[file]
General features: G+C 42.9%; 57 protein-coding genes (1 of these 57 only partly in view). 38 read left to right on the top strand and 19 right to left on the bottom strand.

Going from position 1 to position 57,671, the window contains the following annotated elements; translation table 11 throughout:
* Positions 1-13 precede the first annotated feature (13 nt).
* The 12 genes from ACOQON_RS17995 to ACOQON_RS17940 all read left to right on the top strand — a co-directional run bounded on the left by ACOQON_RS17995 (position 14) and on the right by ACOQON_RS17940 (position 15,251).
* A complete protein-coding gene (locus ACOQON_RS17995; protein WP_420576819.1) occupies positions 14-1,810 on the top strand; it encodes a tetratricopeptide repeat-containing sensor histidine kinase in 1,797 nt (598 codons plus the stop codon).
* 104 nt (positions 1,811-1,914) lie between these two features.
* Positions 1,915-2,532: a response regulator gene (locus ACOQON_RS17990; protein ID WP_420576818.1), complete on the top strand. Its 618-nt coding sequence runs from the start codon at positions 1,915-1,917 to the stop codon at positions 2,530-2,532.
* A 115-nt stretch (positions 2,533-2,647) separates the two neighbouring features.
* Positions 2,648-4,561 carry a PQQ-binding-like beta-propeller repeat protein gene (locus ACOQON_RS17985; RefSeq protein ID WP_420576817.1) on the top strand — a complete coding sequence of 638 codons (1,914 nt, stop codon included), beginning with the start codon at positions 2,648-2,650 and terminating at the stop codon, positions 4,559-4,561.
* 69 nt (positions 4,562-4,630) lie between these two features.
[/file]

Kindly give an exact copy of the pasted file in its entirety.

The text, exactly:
General features: G+C 42.9%; 57 protein-coding genes (1 of these 57 only partly in view). 38 read left to right on the top strand and 19 right to left on the bottom strand.

Going from position 1 to position 57,671, the window contains the following annotated elements; translation table 11 throughout:
* Positions 1-13 precede the first annotated feature (13 nt).
* The 12 genes from ACOQON_RS17995 to ACOQON_RS17940 all read left to right on the top strand — a co-directional run bounded on the left by ACOQON_RS17995 (position 14) and on the right by ACOQON_RS17940 (position 15,251).
* A complete protein-coding gene (locus ACOQON_RS17995; protein WP_420576819.1) occupies positions 14-1,810 on the top strand; it encodes a tetratricopeptide repeat-containing sensor histidine kinase in 1,797 nt (598 codons plus the stop codon).
* 104 nt (positions 1,811-1,914) lie between these two features.
* Positions 1,915-2,532: a response regulator gene (locus ACOQON_RS17990; protein ID WP_420576818.1), complete on the top strand. Its 618-nt coding sequence runs from the start codon at positions 1,915-1,917 to the stop codon at positions 2,530-2,532.
* A 115-nt stretch (positions 2,533-2,647) separates the two neighbouring features.
* Positions 2,648-4,561 carry a PQQ-binding-like beta-propeller repeat protein gene (locus ACOQON_RS17985; RefSeq protein ID WP_420576817.1) on the top strand — a complete coding sequence of 638 codons (1,914 nt, stop codon included), beginning with the start codon at positions 2,648-2,650 and terminating at the stop codon, positions 4,559-4,561.
* 69 nt (positions 4,562-4,630) lie between these two features.